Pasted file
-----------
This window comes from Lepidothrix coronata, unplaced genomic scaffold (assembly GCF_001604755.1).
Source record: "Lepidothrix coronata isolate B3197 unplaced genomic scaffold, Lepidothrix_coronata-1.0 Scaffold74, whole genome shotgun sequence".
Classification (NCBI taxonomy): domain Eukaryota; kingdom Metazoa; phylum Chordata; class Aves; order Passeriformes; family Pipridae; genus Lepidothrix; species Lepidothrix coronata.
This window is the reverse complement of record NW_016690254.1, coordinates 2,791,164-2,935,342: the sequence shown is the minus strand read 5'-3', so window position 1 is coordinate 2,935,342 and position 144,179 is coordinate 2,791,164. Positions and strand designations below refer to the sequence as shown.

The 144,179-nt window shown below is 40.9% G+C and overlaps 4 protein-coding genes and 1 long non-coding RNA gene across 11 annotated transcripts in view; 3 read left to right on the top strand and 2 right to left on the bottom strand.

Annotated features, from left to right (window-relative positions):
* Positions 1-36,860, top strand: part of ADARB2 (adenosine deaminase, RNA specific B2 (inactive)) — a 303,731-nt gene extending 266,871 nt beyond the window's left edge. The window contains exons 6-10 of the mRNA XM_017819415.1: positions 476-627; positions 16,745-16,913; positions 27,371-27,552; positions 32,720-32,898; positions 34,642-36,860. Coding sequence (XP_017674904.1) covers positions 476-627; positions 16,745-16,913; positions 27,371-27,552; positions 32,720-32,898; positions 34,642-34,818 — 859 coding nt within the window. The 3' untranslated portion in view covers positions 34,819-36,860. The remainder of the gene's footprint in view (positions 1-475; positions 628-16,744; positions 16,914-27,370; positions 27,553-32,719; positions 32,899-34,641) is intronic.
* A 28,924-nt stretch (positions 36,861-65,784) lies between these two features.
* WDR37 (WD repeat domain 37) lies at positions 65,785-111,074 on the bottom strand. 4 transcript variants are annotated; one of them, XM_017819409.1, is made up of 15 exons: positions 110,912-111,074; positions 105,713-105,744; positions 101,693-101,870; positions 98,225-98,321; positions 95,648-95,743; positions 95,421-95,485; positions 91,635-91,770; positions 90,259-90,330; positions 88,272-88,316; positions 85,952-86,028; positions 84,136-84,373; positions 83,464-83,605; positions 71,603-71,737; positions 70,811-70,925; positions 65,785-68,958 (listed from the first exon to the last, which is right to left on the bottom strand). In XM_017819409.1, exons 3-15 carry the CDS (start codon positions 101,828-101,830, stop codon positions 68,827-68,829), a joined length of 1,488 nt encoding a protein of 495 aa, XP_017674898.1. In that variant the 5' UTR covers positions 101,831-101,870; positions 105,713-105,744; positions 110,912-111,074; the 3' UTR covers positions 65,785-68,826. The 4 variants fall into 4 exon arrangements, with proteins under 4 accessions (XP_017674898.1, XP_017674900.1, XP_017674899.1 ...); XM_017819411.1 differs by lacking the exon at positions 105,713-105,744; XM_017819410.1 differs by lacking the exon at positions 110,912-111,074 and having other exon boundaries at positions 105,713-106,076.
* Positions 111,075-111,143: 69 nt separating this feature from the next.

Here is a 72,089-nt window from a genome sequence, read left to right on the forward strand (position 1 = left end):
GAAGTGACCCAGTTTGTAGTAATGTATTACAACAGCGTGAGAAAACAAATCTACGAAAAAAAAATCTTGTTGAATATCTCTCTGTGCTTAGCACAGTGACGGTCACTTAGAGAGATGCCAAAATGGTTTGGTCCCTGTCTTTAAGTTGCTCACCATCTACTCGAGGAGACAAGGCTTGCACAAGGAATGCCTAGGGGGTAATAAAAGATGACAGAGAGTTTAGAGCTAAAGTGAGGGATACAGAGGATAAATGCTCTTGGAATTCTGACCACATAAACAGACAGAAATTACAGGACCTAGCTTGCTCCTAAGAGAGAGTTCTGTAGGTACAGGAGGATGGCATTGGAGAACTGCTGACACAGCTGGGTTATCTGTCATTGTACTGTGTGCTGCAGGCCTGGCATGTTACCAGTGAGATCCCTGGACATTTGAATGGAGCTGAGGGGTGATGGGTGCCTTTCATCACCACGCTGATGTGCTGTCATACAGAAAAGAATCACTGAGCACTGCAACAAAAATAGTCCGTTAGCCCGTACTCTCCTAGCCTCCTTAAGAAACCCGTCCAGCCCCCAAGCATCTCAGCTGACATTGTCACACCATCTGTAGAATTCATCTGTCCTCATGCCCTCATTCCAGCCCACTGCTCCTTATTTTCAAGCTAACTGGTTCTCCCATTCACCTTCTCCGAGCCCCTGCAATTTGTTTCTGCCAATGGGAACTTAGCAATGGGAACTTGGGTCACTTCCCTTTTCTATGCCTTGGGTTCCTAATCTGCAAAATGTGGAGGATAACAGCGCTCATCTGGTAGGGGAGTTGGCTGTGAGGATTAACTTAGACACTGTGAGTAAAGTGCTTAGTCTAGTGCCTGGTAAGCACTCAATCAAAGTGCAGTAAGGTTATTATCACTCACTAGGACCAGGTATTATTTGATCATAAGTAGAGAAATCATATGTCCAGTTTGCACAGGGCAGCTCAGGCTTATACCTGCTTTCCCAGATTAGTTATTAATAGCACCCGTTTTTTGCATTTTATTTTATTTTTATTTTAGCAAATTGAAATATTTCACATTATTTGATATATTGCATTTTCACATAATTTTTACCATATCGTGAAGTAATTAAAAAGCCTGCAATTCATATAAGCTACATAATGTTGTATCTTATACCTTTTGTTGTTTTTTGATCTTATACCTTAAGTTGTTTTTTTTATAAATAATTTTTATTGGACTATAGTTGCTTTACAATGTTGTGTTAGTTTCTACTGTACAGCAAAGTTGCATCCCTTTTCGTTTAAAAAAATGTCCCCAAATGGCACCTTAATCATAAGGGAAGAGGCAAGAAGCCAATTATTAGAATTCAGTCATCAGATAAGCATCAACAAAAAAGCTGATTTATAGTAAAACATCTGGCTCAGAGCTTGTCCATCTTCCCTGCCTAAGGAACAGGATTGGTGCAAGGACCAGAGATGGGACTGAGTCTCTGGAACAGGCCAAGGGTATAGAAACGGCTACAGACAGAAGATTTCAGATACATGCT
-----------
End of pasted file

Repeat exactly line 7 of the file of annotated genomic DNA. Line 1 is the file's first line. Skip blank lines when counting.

* Positions 1-36,860, top strand: part of ADARB2 (adenosine deaminase, RNA specific B2 (inactive)) — a 303,731-nt gene extending 266,871 nt beyond the window's left edge. The window contains exons 6-10 of the mRNA XM_017819415.1: positions 476-627; positions 16,745-16,913; positions 27,371-27,552; positions 32,720-32,898; positions 34,642-36,860. Coding sequence (XP_017674904.1) covers positions 476-627; positions 16,745-16,913; positions 27,371-27,552; positions 32,720-32,898; positions 34,642-34,818 — 859 coding nt within the window. The 3' untranslated portion in view covers positions 34,819-36,860. The remainder of the gene's footprint in view (positions 1-475; positions 628-16,744; positions 16,914-27,370; positions 27,553-32,719; positions 32,899-34,641) is intronic.